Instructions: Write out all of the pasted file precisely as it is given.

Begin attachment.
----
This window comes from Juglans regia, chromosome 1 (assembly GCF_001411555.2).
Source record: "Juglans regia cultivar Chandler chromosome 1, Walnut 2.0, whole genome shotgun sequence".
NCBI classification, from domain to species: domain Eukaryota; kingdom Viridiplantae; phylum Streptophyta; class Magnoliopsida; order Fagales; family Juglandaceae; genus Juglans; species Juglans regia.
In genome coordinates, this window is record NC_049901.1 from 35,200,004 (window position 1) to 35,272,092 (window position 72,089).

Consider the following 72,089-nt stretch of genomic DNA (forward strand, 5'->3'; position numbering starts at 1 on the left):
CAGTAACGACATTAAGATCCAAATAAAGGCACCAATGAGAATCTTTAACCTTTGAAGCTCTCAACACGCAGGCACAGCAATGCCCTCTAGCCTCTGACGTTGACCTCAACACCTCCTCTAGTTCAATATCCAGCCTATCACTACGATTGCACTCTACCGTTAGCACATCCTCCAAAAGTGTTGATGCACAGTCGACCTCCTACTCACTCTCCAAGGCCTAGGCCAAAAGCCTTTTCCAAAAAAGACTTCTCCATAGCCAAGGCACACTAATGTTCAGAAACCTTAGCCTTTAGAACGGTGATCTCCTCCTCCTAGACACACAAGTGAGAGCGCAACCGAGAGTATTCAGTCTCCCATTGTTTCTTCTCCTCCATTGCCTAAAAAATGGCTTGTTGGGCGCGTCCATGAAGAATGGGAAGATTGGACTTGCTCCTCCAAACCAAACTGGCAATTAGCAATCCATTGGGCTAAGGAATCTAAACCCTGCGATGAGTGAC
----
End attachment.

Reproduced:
This window comes from Juglans regia, chromosome 1 (assembly GCF_001411555.2).
Source record: "Juglans regia cultivar Chandler chromosome 1, Walnut 2.0, whole genome shotgun sequence".
NCBI classification, from domain to species: domain Eukaryota; kingdom Viridiplantae; phylum Streptophyta; class Magnoliopsida; order Fagales; family Juglandaceae; genus Juglans; species Juglans regia.
In genome coordinates, this window is record NC_049901.1 from 35,200,004 (window position 1) to 35,272,092 (window position 72,089).

Consider the following 72,089-nt stretch of genomic DNA (forward strand, 5'->3'; position numbering starts at 1 on the left):
CAGTAACGACATTAAGATCCAAATAAAGGCACCAATGAGAATCTTTAACCTTTGAAGCTCTCAACACGCAGGCACAGCAATGCCCTCTAGCCTCTGACGTTGACCTCAACACCTCCTCTAGTTCAATATCCAGCCTATCACTACGATTGCACTCTACCGTTAGCACATCCTCCAAAAGTGTTGATGCACAGTCGACCTCCTACTCACTCTCCAAGGCCTAGGCCAAAAGCCTTTTCCAAAAAAGACTTCTCCATAGCCAAGGCACACTAATGTTCAGAAACCTTAGCCTTTAGAACGGTGATCTCCTCCTCCTAGACACACAAGTGAGAGCGCAACCGAGAGTATTCAGTCTCCCATTGTTTCTTCTCCTCCATTGCCTAAAAAATGGCTTGTTGGGCGCGTCCATGAAGAATGGGAAGATTGGACTTGCTCCTCCAAACCAAACTGGCAATTAGCAATCCATTGGGCTAAGGAATCTAAACCCTGCGATGAGTGAC